After the march… will the TUC step up the action?
The TUC is talking the talk, but will it walk the walk, asks John Bowman?
After almost half a million marched in London last spring for “jobs, growth and justice” on the TUC demonstration, many hoped that it could be the start of a concerted campaign of action against the government’s vicious cut backs. This year, thousands of activists will be hoping that “a future that works” marks a real beginning to a strategy that can make those words a reality.
The TUC’s rhetoric has certainly increased in militancy over recent months. This year’s congress finally voted to look into the “practicalities” of a “general strike”, after a motion from the Prison Officers Association passed with overwhelming support, receiving backing from Britain’s largest general unions – including Unison and the GMB. Rhetoric even from those on the right of the union movement has certainly become more radical. Unison’s Dave Prentis said ministers had “declared war” on union members.
The fact that a general strike is even being mentioned in the TUC with any seriousness marks a step forward. It undermines the claim long made by sections of the radical left that calling for a general strike is wrong given the poor levels of workplace organisation, and low levels of industrial militancy that still characterise
a union movement reeling from Thatcherism.
Given the unprecedented attacks on all our jobs and services, the labour movement should be launching mass political strikes against government cuts, and it is inevitable that the possibility of this is now being widely discussed. But the critical issue for activists will be whether the TUC leaders will go from words to deeds. Here a healthy degree of scepticism, backed up by a focus on rejuvenating rank and file networks, and pushing for militant action at every level from workplaces to a mass strike is surely needed.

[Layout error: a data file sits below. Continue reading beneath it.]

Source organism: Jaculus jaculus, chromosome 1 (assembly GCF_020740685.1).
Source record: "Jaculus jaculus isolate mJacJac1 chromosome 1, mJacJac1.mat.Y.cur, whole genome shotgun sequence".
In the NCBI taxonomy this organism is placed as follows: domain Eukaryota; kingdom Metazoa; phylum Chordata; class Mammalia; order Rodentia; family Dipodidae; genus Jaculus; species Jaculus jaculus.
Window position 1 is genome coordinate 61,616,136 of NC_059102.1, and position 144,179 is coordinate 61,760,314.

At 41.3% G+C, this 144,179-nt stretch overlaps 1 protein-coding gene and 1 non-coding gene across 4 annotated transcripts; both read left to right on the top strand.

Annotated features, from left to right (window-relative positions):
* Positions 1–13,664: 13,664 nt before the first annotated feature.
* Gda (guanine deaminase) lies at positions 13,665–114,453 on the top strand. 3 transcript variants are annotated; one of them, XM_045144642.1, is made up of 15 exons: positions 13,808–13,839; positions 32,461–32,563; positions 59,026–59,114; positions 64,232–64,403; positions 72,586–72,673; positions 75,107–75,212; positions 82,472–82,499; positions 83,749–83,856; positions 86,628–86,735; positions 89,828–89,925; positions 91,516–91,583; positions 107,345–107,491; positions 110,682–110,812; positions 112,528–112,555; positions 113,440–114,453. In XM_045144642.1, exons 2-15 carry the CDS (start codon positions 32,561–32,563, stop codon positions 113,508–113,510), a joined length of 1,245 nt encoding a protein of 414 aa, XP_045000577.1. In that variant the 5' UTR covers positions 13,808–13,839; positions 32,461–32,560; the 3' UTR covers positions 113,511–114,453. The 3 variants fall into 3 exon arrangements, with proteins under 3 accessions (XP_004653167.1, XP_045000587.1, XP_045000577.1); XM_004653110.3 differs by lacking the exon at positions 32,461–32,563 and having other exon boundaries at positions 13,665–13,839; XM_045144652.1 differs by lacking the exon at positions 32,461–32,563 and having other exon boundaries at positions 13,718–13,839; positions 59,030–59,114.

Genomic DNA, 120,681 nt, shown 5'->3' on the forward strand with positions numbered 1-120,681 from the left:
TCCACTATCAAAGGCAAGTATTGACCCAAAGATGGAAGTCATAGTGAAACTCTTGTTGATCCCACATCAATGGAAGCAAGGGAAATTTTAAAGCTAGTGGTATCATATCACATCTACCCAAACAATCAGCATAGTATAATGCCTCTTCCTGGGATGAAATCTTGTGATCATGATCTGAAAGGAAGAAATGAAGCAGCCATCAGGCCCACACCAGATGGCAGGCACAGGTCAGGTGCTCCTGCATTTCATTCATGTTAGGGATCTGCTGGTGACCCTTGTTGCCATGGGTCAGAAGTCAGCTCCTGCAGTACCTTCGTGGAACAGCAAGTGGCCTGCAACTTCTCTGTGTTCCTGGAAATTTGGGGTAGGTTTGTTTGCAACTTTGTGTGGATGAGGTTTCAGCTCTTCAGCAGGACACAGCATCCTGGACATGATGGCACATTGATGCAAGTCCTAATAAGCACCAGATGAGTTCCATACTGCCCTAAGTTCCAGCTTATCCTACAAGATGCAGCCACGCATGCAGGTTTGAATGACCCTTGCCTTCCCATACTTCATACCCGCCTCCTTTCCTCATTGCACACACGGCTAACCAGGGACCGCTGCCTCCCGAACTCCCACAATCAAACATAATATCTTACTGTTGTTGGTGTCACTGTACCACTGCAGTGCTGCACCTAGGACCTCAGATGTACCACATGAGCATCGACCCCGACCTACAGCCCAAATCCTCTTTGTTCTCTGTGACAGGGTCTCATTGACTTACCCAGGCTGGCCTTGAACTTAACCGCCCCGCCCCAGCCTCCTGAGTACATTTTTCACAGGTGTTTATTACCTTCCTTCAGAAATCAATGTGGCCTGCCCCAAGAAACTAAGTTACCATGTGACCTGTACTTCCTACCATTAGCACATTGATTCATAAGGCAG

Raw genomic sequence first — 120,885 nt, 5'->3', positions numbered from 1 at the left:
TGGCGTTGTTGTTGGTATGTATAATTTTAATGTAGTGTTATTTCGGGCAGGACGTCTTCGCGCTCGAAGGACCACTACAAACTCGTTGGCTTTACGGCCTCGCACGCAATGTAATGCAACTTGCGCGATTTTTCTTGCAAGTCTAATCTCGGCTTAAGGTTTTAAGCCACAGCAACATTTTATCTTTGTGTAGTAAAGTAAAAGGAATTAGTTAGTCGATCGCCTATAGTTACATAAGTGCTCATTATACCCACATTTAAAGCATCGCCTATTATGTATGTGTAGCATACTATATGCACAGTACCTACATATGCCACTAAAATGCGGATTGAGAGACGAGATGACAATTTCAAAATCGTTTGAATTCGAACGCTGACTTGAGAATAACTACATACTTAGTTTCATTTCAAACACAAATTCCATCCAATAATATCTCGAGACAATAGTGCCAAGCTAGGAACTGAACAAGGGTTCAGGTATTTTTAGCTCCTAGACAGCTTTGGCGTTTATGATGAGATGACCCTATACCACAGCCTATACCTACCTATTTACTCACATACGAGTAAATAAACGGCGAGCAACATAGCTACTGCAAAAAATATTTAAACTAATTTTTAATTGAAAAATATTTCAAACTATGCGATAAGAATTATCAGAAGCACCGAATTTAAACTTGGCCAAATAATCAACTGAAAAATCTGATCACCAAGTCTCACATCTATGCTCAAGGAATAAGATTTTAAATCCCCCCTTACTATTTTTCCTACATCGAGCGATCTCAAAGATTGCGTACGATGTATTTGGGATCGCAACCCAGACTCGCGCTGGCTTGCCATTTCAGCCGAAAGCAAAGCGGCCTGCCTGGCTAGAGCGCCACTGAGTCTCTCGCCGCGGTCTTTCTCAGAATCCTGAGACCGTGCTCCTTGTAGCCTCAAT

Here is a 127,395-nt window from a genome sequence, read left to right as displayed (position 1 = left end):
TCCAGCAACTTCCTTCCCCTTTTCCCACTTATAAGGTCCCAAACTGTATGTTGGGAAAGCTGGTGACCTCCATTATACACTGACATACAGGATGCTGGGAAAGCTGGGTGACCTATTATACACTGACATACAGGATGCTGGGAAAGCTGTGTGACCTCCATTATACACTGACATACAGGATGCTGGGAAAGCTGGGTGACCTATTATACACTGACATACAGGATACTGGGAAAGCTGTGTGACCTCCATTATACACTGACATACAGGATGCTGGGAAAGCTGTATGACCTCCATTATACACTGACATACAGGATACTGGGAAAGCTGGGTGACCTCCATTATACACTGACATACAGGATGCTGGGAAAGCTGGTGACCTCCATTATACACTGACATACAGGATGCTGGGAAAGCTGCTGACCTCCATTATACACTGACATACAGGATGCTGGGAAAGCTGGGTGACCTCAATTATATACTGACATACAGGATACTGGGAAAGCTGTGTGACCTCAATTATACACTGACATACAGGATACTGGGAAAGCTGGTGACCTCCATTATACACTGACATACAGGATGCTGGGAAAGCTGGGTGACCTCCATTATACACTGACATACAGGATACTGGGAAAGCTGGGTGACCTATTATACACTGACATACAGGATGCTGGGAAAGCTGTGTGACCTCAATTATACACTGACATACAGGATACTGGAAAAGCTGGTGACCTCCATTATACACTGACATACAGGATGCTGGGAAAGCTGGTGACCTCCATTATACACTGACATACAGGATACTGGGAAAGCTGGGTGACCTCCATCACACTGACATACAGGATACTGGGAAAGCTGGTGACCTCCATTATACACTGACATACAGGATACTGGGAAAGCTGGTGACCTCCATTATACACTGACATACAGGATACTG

The words of BBC correspondent Chris Mason were probably on the money: “Talk of a general strike is probably just that. But the talk matters because it frames the political debate on the issue.”
The debate on austerity is definitely taking an angry turn. There is a growing public consciousness of the double standards of political rhetoric directed against the poor, meanwhile, the corruption of the rich, the politicians and the media continues. This has fuelled the kind of quiet anger we saw when thousands of people at the Paralympics booed Tory ministers. These are all indications of a political landscape in Britain that is rapidly changing in interesting and new ways.
The likelihood of the TUC organising even a 24-hour general strike remains very small, even though lawyers have now provided them with a legal defence for such an action. Many of the union leaders who have been strong on fighting talk, have sold out when it has come to turning words into action, failing to implement strikes voted for by their members, or often even failing to provide members with ballots in the first place.